*The Palestinians are fighting for what they formerly had (pre-1967), when they also possessed Jerusalem! I find it difficult to sympathise with any people who create their own problems and then expect others to solve them (which is how I now regard Iraq – a country that could be at peace and enjoying its oil wealth if that’s what all Iraqis wanted).
    *I don’t care for Jihadism, Shariaism or ‘Islamism’: they are, now, all big parts of the Palestinian cause.
    *I think the Palestinians divert attention from much more important issues across the world.
    *Much of the Palestinians’ current predicament seems to me to have been contrived by the Arab states who should have helped them. 600,000 Palestinian refugees could easily have been established in the West Bank and Gaza, either as new states or as part of Egypt and Jordan. They have now expanded to 4 million ‘refugees’ (Q.: how can you be a refugee from a country you weren’t born in?) living in ‘refugee camps’ that to the uninitiated look a lot like ordinary cities and towns. Why? Because (as bloggers have previously noted) they serve a useful political purpose for Arab and Muslim governments by being reduced to a condition of permanet victimhood. They also give Muslims across the world the pleasure of vicarious victimhood, letting them enjoy the most self-righteous wailing and gnashing of teeth at no personal cost at all.
    *Many Palestinian supporters tell outright lies (the Israelis have killed 2 million; the Palestinians are subjected to a Kosher Jim Crow; etc) and often come across as anti-semites (and ‘Protocols of the Elders…’ style anti-semitism is now fairly common in many parts of the Arab world). My comments on Israel, you’ll find, are often just correctives to those lies or challenges to the anti-semites.
    *I’m increasingly of the view that Jordan is the Palestinian state.

  97. 97 Ahmad Hammad
    May 2, 2008 at 22:51

    I don’t think that whatever captures media is potent enough to draw our attention. Every channel has its own policy and thus is deprived of the popularity of the shows she aspires for.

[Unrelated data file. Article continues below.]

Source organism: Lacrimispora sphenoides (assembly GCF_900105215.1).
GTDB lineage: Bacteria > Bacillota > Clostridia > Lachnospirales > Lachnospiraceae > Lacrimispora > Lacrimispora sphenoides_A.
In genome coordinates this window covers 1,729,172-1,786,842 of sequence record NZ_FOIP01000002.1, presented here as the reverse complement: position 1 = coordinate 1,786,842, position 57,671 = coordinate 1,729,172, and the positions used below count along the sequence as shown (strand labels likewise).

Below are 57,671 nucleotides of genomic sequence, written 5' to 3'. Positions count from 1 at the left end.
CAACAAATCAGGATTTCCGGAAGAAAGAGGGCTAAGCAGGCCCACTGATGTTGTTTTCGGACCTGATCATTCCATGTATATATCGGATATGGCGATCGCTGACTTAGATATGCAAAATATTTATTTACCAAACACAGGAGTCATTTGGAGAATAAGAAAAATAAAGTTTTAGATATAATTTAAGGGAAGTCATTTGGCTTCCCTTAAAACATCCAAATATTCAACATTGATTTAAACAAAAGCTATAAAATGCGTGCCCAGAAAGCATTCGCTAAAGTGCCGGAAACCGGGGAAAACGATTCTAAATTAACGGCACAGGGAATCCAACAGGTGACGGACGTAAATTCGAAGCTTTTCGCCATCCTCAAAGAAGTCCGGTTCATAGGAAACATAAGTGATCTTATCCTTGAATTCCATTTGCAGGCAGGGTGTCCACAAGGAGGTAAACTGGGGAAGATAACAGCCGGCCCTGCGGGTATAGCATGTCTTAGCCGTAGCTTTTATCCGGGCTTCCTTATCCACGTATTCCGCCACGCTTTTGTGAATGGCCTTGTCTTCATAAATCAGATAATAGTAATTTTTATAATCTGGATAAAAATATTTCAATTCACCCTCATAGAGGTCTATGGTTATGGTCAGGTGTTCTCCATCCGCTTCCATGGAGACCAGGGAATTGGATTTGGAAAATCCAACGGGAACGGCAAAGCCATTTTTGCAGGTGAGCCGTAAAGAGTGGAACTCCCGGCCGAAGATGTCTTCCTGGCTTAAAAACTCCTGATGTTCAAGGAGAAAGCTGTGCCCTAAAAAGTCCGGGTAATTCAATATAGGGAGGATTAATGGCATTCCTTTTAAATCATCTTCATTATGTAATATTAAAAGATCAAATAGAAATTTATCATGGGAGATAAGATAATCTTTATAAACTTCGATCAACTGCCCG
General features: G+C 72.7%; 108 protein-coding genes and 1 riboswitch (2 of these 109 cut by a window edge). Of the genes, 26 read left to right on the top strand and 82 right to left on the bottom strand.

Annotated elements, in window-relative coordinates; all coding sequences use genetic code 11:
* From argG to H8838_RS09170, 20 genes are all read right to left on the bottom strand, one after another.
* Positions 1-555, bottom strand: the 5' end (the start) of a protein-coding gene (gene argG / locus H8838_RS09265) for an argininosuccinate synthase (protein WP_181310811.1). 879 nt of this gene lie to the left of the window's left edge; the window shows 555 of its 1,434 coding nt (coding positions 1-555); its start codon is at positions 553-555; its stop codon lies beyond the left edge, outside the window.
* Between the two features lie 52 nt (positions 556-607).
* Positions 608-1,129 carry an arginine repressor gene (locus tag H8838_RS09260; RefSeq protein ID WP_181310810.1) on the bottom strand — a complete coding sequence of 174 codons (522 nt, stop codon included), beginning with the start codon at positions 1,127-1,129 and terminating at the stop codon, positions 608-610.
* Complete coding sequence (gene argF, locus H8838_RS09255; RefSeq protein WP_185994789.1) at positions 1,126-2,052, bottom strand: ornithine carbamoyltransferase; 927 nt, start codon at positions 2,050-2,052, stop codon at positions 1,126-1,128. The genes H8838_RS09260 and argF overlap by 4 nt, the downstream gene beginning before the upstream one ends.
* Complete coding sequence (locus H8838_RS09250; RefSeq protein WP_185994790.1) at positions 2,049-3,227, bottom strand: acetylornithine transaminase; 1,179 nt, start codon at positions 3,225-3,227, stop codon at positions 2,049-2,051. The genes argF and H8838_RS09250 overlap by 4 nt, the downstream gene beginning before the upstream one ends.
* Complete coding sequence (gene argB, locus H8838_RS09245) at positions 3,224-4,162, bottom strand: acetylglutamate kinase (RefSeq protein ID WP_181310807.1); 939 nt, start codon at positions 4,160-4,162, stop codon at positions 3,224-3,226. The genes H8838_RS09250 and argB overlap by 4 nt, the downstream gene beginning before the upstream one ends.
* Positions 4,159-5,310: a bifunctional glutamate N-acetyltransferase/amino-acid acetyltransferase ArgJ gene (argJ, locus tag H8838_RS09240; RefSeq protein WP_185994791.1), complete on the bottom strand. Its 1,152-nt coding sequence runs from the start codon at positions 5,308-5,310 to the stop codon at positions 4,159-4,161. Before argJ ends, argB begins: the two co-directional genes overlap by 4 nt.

For example, the state television in Pakistan, under the tyrannical rule of Pervez Musharraf, had been speaking volumes of the terrorism that it was our major concern but the civil society was simply unmoved. The civil society rather cared about the re-instatement of the judiciary.

    From this glimpse, I infer that we in general care about the issues which are directly related to our sufferings somehow.

    Seeking for justice and dreaming of the rule of law is in instict of human beings. Therefore, they care about the matters they are psychologically concerned. And the psyshe of a person is directly affected and eventually shaped up by the environment he is living in.

    I mean, the Americans must be caring about the casualties of their soldiers in Iraq but the Iraqis must be caring about their dying innocent people.

    We care about the affair in which we are directly the stakeholders, be financially, socially or psychologically… Otherwise we are unmoved!

    In spite of having great interest in the international politics, We don’t care in Pakistan whether Mogabe loses or wins. We rather care about the reinstatement of our deposed judges!!!

  98. May 3, 2008 at 04:13

    there are certain issue media is obscessed.As for in the context of nepal tibetan issue.Western media is covering as if nepal is dealing very brutally with the protestors which is wrong.Nepal can’t anger it’s powerful northern neigbour so it should show to china it is trying to disrupt protests it doesn’t have any other option.But besides it nepal is also going through political change which western media is not covering becoz it doesn’t have any economic intrest in it.it is focussing in tibet becoz of economic intrest and becoz of its mission to show to world that its system of governance is better than china .western media is in mission to establishing westen thought throughout world.

  99. 99 Bamine Charlie Boye
    May 3, 2008 at 08:43

    The media is having key role to play on those issues of concern.
    But it seems as the media is more interested in some issues than the other in other to create more alarm to people.
    Its high time for the media to stop giving some issues top priority.
    The way how people are suffering in DRC is very bad and its going from bad to worst every day. Its high time for you the world media houses to focus on it so that people may be inform.
    Am seek and tired of you prioritizing your reporting issues to specific countries

  100. 100 jeanie
    May 3, 2008 at 09:15

    For the few who have the time to scan the internet for worthwhile info, it is getting better about global international real news… but you do have to dig, if left to my local broadcasts and headlines Id be right there with the rest of the sheep in my local.I just want to say thank you.. and please keep talking I’ve been in the dark for 56 years its time I got my head out of the sand.